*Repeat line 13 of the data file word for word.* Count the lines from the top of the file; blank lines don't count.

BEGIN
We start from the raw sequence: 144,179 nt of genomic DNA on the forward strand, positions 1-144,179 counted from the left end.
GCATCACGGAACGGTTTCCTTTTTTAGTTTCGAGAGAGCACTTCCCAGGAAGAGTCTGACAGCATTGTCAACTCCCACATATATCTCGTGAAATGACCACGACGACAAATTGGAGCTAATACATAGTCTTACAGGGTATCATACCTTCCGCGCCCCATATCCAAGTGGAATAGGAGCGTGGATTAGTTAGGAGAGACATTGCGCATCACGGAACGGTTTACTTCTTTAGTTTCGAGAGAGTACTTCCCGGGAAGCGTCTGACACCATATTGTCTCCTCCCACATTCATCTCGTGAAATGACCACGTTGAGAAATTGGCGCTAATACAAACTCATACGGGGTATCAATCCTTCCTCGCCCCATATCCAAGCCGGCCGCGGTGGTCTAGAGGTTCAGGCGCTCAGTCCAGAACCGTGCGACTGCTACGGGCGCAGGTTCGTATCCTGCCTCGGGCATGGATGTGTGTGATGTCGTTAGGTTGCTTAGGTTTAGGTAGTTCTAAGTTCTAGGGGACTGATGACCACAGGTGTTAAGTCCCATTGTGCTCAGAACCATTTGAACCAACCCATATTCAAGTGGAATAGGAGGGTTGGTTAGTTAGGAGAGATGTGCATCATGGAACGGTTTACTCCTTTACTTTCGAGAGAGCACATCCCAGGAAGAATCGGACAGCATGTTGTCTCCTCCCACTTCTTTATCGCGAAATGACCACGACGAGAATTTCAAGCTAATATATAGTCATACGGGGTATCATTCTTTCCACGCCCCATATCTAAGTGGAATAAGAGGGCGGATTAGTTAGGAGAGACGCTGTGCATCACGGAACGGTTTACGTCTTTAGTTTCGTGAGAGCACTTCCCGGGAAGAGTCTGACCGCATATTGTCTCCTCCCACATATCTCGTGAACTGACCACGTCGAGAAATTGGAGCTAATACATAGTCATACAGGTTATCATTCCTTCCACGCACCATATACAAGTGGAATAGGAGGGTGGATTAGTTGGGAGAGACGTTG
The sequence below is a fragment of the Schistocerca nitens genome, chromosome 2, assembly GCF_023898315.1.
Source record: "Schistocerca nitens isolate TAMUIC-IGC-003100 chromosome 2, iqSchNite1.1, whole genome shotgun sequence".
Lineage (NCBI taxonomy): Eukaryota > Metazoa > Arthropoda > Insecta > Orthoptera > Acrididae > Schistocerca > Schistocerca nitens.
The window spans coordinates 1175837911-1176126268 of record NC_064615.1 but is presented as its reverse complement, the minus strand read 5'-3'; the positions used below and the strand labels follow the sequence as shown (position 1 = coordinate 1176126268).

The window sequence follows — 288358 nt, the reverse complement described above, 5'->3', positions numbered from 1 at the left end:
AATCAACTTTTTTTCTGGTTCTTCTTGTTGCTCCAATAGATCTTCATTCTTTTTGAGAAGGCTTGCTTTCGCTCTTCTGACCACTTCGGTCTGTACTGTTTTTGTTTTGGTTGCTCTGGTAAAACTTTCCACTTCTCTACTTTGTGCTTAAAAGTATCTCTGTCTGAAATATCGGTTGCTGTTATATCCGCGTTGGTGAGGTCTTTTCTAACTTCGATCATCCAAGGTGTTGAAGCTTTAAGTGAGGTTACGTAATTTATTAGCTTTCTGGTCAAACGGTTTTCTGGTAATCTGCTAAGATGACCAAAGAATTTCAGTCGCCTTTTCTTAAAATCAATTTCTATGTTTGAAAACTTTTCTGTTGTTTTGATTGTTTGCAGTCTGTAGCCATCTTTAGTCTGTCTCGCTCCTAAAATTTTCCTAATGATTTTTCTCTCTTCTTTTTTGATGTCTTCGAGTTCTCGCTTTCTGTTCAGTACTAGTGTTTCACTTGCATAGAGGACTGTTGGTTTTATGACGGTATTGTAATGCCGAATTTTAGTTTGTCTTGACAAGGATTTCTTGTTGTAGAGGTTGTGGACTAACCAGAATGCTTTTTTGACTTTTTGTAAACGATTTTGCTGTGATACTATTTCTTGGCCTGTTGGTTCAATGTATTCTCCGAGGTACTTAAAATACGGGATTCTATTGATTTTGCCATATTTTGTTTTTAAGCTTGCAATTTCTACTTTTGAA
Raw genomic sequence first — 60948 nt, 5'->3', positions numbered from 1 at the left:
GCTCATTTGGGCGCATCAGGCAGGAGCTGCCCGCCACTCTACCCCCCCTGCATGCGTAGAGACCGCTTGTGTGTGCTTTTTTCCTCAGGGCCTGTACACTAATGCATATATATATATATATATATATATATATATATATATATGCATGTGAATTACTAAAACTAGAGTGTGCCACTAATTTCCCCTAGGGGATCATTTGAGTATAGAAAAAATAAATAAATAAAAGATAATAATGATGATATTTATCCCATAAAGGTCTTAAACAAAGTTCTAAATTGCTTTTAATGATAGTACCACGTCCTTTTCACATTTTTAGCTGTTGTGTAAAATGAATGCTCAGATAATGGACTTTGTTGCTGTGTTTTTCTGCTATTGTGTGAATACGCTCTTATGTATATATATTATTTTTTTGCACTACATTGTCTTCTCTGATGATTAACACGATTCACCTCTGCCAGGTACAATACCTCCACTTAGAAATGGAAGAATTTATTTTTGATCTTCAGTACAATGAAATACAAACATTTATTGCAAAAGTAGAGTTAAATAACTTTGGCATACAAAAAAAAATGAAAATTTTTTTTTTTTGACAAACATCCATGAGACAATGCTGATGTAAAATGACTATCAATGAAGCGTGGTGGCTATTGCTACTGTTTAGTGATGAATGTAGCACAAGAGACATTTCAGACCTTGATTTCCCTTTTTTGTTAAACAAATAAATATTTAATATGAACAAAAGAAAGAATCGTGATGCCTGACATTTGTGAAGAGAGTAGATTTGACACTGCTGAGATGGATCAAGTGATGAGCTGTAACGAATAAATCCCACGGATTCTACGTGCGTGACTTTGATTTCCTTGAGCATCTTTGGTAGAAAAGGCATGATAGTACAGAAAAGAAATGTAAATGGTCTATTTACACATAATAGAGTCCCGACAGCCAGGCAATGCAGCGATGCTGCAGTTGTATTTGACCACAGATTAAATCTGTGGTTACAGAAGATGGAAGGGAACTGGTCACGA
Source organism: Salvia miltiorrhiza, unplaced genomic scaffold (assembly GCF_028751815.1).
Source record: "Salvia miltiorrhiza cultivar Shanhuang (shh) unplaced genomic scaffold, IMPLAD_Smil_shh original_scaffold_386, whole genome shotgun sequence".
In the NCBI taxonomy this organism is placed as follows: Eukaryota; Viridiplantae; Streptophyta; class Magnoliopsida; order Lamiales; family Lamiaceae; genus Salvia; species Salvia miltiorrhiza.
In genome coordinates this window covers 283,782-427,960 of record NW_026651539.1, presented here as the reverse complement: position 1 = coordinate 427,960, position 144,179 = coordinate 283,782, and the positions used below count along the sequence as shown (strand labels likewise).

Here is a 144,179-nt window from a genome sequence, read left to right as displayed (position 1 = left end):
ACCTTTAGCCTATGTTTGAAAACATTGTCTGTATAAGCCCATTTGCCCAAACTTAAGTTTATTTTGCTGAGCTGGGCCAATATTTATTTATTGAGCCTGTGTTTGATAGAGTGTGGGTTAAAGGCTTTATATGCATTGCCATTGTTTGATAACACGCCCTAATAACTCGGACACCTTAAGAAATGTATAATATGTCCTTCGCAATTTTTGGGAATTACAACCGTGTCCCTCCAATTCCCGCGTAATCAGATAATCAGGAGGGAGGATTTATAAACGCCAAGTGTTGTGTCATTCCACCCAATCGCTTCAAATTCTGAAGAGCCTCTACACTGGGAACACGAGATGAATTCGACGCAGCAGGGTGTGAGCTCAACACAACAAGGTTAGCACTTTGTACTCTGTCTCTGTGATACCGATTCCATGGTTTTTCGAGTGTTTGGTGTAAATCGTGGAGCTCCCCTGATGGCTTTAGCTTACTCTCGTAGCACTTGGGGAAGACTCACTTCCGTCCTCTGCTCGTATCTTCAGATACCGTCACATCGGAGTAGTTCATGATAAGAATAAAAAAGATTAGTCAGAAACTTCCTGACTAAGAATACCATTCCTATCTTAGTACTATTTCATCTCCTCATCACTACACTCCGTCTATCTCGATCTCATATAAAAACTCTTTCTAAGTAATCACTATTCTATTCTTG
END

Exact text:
In the NCBI taxonomy this organism is placed as follows: Eukaryota; Viridiplantae; Streptophyta; class Magnoliopsida; order Lamiales; family Lamiaceae; genus Salvia; species Salvia miltiorrhiza.